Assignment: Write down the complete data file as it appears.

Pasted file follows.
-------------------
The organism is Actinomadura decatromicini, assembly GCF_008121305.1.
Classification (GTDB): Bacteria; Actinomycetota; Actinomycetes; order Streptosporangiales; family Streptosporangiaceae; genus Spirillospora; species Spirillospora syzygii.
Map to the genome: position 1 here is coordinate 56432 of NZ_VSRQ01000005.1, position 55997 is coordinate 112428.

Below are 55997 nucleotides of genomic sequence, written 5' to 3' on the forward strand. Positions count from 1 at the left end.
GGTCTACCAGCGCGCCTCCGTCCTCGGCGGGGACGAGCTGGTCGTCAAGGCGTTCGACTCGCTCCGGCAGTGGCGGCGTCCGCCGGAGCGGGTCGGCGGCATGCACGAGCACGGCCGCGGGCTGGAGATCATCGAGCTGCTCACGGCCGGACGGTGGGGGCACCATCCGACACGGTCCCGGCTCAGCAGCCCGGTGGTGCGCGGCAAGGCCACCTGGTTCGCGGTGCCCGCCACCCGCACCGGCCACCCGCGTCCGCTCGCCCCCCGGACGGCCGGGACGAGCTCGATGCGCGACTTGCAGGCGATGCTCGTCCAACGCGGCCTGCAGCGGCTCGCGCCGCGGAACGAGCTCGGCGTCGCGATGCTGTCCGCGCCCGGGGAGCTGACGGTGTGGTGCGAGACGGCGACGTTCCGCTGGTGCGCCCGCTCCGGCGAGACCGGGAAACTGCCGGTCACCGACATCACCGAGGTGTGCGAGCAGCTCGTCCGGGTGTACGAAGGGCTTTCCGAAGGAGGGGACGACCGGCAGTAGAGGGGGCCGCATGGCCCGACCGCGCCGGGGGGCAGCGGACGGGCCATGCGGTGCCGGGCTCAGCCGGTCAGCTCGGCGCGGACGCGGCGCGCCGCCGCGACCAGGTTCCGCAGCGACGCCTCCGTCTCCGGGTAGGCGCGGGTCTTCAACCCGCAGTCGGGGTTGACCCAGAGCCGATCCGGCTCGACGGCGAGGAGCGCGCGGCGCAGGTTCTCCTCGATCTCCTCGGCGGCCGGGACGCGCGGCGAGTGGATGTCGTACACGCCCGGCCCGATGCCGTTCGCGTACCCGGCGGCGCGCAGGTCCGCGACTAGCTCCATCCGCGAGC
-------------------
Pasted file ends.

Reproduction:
The organism is Actinomadura decatromicini, assembly GCF_008121305.1.
Classification (GTDB): Bacteria; Actinomycetota; Actinomycetes; order Streptosporangiales; family Streptosporangiaceae; genus Spirillospora; species Spirillospora syzygii.
Map to the genome: position 1 here is coordinate 56432 of NZ_VSRQ01000005.1, position 55997 is coordinate 112428.

Below are 55997 nucleotides of genomic sequence, written 5' to 3' on the forward strand. Positions count from 1 at the left end.
GGTCTACCAGCGCGCCTCCGTCCTCGGCGGGGACGAGCTGGTCGTCAAGGCGTTCGACTCGCTCCGGCAGTGGCGGCGTCCGCCGGAGCGGGTCGGCGGCATGCACGAGCACGGCCGCGGGCTGGAGATCATCGAGCTGCTCACGGCCGGACGGTGGGGGCACCATCCGACACGGTCCCGGCTCAGCAGCCCGGTGGTGCGCGGCAAGGCCACCTGGTTCGCGGTGCCCGCCACCCGCACCGGCCACCCGCGTCCGCTCGCCCCCCGGACGGCCGGGACGAGCTCGATGCGCGACTTGCAGGCGATGCTCGTCCAACGCGGCCTGCAGCGGCTCGCGCCGCGGAACGAGCTCGGCGTCGCGATGCTGTCCGCGCCCGGGGAGCTGACGGTGTGGTGCGAGACGGCGACGTTCCGCTGGTGCGCCCGCTCCGGCGAGACCGGGAAACTGCCGGTCACCGACATCACCGAGGTGTGCGAGCAGCTCGTCCGGGTGTACGAAGGGCTTTCCGAAGGAGGGGACGACCGGCAGTAGAGGGGGCCGCATGGCCCGACCGCGCCGGGGGGCAGCGGACGGGCCATGCGGTGCCGGGCTCAGCCGGTCAGCTCGGCGCGGACGCGGCGCGCCGCCGCGACCAGGTTCCGCAGCGACGCCTCCGTCTCCGGGTAGGCGCGGGTCTTCAACCCGCAGTCGGGGTTGACCCAGAGCCGATCCGGCTCGACGGCGAGGAGCGCGCGGCGCAGGTTCTCCTCGATCTCCTCGGCGGCCGGGACGCGCGGCGAGTGGATGTCGTACACGCCCGGCCCGATGCCGTTCGCGTACCCGGCGGCGCGCAGGTCCGCGACTAGCTCCATCCGCGAGC